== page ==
Changes in behaviors were also observed by clinicians for patients who attended an SMV. Clinicians noted a reduction in the number of missed appointments, better adherence to treatment plans, and more social participation. Clinicians perceived that patients were less upset, more appreciative, felt more acknowledged, and were more willing to work toward health goals.
Interviews with patients who attended the SMVs confirmed clinicians’ observations. Patients’ reactions regarding the SMVs were universally positive. The gatherings were described as a chance to hear from other patients, an opportunity to learn more about nutrition and self-care, and a source of peer motivation and support. Indeed, patients can benefit from listening to similar issues discussed with other patients despite limited individual attention (9).
SMV-group clinicians reported that the logistics of organizing the visits were challenging. Patient invitations and reminders, visit preparation, schedule coordination, and visit facilitation required dedicated time from nonmedical staff. Clinicians stated that they would benefit from additional logistical information.
Those who initiated SMVs in their practice said they would advise other providers interested in implementing SMVs to provide a healthy snack, visual aids, and educational handouts for the group. They also noted the importance of being aware of patients’ concerns; being familiar with the clinical evidence on discussed topics; having dedicated medical staff present to assist with laboratory orders, medications, and exams; encouraging interaction among patients; and being cognizant of time spent on various topics. Clinicians cautioned about being mindful of patient confidentiality issues, which can be addressed by having patients sign confidentiality waivers (5,10). Clinicians also commonly reported that SMVs would be beneficial for educating patients with other chronic medical conditions (11,12). These observations are important insights for developing future SMV educational programs for clinicians.
Importantly, none of the interviewed non-SMV–educated clinicians employed SMVs in practice, and less than half were aware of SMVs as an educational tool. After hearing a description of SMVs, those in the non-SMV group believed the concept would benefit patients, allowing for provision of quality education to a greater number of patients and positive emotional support among patients. However, these clinicians believed insurance reimbursement issues would be a barrier to providing SMVs. SMV-group clinicians also reported concerns regarding billing and reimbursement for SMVs, despite an overview provided during the workshop. Billing and reimbursement issues have been discussed in depth by others (8,10); these findings highlight the continued need for education about reimbursement and billing practices for SMVs to facilitate implementation.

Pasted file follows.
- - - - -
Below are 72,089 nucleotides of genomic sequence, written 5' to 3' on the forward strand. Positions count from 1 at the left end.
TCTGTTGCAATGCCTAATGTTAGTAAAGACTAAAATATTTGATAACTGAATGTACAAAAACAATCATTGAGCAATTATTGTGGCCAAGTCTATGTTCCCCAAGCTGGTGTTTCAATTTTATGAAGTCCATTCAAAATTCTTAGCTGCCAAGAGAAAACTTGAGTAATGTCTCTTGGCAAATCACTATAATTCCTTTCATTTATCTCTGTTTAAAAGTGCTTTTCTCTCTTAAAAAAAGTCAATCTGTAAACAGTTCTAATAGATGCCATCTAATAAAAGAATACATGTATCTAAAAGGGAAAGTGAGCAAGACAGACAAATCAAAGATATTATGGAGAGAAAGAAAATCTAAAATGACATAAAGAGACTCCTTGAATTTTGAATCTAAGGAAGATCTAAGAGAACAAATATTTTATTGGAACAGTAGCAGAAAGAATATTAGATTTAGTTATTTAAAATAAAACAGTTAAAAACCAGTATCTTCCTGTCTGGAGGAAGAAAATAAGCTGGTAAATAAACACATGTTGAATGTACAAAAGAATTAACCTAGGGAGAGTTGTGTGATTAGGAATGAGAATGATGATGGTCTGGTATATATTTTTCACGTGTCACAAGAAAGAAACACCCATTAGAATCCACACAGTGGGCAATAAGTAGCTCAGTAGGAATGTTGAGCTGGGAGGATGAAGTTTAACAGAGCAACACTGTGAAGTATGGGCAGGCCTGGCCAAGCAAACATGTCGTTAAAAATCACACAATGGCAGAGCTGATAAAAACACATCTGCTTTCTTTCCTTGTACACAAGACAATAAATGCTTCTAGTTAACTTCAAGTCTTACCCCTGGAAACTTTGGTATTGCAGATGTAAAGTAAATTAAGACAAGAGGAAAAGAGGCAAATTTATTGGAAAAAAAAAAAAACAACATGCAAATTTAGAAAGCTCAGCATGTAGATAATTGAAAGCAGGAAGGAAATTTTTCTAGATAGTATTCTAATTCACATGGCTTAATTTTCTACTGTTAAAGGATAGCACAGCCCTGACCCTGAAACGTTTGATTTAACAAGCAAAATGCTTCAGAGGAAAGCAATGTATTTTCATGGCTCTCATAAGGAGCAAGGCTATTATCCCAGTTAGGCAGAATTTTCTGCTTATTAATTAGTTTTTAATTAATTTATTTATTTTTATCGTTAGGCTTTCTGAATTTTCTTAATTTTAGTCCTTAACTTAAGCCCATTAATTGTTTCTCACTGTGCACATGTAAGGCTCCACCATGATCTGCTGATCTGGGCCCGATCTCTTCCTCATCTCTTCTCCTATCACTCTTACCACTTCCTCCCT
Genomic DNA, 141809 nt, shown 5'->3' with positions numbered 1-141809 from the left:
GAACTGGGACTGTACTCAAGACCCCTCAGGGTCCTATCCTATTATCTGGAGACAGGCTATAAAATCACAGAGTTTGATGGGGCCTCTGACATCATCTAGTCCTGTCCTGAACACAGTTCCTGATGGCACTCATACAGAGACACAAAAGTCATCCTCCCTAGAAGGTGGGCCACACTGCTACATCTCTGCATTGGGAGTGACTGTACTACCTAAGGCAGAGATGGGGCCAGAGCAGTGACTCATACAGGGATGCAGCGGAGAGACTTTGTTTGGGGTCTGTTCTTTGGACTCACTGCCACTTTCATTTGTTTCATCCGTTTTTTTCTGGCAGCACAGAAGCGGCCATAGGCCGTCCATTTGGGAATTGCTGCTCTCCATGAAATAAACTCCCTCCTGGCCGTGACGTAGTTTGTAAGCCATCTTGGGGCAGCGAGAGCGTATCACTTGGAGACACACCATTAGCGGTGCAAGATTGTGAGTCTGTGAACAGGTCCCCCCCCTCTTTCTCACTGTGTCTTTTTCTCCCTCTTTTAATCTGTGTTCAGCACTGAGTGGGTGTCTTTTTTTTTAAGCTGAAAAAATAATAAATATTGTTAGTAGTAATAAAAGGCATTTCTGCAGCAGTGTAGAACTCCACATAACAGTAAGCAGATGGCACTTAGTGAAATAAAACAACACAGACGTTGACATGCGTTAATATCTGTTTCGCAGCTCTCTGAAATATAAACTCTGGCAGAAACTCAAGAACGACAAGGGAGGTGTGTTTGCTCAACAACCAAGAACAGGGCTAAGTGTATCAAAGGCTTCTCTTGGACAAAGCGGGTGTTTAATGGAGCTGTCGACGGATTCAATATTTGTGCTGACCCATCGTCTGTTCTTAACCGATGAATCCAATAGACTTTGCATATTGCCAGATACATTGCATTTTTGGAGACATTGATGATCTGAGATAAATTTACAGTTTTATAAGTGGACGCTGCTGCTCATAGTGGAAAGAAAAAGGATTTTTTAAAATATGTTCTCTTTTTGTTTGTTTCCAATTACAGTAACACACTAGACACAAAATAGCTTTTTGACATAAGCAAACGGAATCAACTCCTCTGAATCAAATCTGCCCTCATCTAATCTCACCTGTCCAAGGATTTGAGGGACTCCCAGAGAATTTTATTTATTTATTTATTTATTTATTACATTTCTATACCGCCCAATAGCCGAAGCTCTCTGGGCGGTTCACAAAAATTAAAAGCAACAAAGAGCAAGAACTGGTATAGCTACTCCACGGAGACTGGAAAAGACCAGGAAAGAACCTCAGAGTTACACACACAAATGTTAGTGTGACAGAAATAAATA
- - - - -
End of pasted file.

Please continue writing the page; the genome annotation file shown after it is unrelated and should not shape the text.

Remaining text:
Overall, this study provides evidence that CME is a valid approach to providing educational resources on the topic of SMVs, including steps and tools to help implement SMVs in clinical practice. SMVs are an efficient way to monitor patients’ health and improve patient education and may provide additional benefits to patients in the form of shared experiences, peer support, and motivation. As the diabetes epidemic continues, widespread adoption of innovative health delivery systems is needed. CME activities are an effective method for increasing awareness and providing information about SMVs to busy practicing clinicians.
The authors thank Owen Dahl and Elizabeth Woodcock for their expertise in practice management and implementing SMVs; Barbara Gassaway and Julie Downs for conducting clinician and patient interviews; Whitney Stevens Dollar and Amy Sison for project management; LaWanda Abernathy Stone and Beth Wills for participant recruitment; Suzanne Jenkins for technological assistance; Samantha Roberts for CME oversight; Mary Catherine Downes for assistance with data management; Kim Keaton for assistance with data analysis; and Lisa Rinehart for editorial assistance.
Duality of Interest
Dr. Fonseca has received research support from Daiichi-Sankyo, Eli Lilly and Co., Halozyme, and Novo Nordisk. Dr. Trence is a stock shareholder in Boston Scientific Corp., Medtronic, and Sanofi U.S. No other potential conflicts of interest relevant to this article were reported.